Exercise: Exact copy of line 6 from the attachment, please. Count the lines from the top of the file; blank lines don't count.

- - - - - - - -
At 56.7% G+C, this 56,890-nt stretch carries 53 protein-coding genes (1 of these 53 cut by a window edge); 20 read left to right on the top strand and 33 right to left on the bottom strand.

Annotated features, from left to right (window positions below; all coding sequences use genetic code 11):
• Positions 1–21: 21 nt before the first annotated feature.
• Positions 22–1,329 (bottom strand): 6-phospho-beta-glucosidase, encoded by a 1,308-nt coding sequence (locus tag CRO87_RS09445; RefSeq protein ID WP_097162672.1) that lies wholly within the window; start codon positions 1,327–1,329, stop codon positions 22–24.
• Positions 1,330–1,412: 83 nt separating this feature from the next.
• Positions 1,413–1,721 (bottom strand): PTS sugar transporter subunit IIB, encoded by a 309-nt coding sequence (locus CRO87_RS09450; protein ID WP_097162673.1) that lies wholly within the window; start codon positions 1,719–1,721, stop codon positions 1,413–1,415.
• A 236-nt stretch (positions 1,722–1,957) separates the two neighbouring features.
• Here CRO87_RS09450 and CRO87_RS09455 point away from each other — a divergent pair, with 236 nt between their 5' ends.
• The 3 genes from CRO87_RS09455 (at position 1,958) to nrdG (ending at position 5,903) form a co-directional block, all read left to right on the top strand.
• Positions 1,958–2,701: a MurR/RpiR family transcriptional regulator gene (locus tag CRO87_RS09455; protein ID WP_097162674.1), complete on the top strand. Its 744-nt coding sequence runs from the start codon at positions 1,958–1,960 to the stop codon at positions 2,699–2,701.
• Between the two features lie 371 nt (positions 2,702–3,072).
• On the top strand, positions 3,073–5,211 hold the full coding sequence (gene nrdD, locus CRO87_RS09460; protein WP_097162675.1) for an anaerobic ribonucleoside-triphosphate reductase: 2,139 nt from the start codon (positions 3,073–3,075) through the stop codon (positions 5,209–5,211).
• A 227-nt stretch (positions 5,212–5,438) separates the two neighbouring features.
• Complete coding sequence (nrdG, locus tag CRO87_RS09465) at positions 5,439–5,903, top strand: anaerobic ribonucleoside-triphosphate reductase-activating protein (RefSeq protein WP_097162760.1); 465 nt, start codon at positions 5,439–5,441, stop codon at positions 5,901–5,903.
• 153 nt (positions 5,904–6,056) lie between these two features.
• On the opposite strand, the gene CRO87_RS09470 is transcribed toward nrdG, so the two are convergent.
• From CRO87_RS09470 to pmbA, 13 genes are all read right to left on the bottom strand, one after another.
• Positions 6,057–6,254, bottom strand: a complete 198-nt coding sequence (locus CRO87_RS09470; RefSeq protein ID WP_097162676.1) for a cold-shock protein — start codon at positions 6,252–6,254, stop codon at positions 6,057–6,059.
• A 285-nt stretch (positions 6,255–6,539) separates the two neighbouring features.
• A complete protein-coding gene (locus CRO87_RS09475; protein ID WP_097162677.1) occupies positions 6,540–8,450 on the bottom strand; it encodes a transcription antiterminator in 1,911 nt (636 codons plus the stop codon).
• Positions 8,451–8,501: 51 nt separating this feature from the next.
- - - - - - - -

• Positions 1,413–1,721 (bottom strand): PTS sugar transporter subunit IIB, encoded by a 309-nt coding sequence (locus CRO87_RS09450; protein ID WP_097162673.1) that lies wholly within the window; start codon positions 1,719–1,721, stop codon positions 1,413–1,415.